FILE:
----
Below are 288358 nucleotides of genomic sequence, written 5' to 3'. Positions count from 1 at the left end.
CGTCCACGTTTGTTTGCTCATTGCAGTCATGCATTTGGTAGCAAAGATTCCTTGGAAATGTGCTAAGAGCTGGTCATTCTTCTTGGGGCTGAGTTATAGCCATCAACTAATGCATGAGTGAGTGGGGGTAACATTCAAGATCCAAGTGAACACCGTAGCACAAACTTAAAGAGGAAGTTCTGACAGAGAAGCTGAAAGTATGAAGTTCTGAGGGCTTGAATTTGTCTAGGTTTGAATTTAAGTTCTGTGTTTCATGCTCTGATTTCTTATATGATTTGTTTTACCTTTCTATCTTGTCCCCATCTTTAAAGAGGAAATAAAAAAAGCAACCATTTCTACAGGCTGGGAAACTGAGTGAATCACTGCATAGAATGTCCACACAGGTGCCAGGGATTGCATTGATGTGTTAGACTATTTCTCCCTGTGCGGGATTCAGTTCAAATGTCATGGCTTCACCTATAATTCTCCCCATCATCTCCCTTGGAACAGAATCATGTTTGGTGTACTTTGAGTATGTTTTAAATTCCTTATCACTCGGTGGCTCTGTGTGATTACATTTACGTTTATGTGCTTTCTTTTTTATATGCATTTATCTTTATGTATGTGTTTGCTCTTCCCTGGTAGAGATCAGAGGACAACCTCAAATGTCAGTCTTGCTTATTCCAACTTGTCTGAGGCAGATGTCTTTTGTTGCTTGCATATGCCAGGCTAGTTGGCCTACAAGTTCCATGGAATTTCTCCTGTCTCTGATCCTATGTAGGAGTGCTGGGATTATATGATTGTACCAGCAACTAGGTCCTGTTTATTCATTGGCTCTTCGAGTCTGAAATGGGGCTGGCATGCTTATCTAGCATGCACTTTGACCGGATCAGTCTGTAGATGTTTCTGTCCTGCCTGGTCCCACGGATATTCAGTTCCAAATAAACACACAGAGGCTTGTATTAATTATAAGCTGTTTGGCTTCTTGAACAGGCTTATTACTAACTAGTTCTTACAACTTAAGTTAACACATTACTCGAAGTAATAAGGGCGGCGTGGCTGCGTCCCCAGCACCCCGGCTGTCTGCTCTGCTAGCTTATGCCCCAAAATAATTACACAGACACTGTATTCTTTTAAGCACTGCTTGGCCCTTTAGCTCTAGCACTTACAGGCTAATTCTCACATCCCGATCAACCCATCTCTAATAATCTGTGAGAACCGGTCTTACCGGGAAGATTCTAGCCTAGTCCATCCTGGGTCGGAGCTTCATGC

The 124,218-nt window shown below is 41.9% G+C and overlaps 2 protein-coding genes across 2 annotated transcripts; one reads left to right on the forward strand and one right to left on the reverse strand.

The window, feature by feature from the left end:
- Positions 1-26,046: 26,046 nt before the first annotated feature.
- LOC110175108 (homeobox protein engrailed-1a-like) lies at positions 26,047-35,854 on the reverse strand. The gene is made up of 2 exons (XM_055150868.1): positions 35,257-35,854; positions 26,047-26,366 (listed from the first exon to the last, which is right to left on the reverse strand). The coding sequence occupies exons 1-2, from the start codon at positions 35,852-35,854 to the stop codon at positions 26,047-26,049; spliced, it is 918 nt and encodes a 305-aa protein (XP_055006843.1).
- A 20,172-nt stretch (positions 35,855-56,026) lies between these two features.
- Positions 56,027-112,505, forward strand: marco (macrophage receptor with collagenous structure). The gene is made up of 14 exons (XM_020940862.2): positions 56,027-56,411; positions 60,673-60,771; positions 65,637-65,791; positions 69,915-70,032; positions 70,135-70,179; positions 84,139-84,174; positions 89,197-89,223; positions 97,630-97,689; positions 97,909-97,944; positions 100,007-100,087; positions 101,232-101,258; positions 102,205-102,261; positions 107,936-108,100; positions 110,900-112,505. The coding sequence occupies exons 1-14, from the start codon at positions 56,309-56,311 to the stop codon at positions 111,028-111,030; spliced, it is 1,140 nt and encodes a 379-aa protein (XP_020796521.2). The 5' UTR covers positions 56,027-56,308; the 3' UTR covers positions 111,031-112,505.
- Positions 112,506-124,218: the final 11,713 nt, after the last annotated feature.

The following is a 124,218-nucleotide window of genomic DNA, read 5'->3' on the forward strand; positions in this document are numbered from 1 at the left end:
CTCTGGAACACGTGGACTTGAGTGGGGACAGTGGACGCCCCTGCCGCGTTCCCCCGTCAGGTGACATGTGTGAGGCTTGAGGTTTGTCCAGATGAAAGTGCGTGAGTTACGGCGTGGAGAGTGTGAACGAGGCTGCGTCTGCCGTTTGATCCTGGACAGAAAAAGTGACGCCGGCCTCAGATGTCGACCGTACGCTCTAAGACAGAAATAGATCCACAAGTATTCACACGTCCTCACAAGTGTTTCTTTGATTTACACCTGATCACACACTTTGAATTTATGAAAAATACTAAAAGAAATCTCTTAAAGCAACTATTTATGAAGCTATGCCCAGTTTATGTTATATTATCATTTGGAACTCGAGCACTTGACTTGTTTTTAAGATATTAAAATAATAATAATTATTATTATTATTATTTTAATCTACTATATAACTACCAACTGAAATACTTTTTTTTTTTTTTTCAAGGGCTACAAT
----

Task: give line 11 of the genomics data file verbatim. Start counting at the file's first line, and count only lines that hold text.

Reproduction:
CTCTGGAACACGTGGACTTGAGTGGGGACAGTGGACGCCCCTGCCGCGTTCCCCCGTCAGGTGACATGTGTGAGGCTTGAGGTTTGTCCAGATGAAAGTGCGTGAGTTACGGCGTGGAGAGTGTGAACGAGGCTGCGTCTGCCGTTTGATCCTGGACAGAAAAAGTGACGCCGGCCTCAGATGTCGACCGTACGCTCTAAGACAGAAATAGATCCACAAGTATTCACACGTCCTCACAAGTGTTTCTTTGATTTACACCTGATCACACACTTTGAATTTATGAAAAATACTAAAAGAAATCTCTTAAAGCAACTATTTATGAAGCTATGCCCAGTTTATGTTATATTATCATTTGGAACTCGAGCACTTGACTTGTTTTTAAGATATTAAAATAATAATAATTATTATTATTATTATTTTAATCTACTATATAACTACCAACTGAAATACTTTTTTTTTTTTTTTCAAGGGCTACAAT